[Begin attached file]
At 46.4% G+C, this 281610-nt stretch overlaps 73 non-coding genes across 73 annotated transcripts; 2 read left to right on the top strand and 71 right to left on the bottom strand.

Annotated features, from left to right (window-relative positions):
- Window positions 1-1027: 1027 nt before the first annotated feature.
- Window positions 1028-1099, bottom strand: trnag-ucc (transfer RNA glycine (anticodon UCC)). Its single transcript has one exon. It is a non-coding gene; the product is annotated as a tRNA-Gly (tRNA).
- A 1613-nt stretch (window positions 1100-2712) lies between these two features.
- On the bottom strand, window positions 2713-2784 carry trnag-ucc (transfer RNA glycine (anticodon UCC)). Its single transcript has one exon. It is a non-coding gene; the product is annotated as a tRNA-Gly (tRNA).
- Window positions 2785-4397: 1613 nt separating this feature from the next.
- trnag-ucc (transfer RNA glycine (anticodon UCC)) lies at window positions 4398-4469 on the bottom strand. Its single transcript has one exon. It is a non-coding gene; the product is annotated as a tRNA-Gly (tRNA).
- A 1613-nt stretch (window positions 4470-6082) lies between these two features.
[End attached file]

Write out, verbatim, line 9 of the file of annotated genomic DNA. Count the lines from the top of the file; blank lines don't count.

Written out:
- A 1613-nt stretch (window positions 4470-6082) lies between these two features.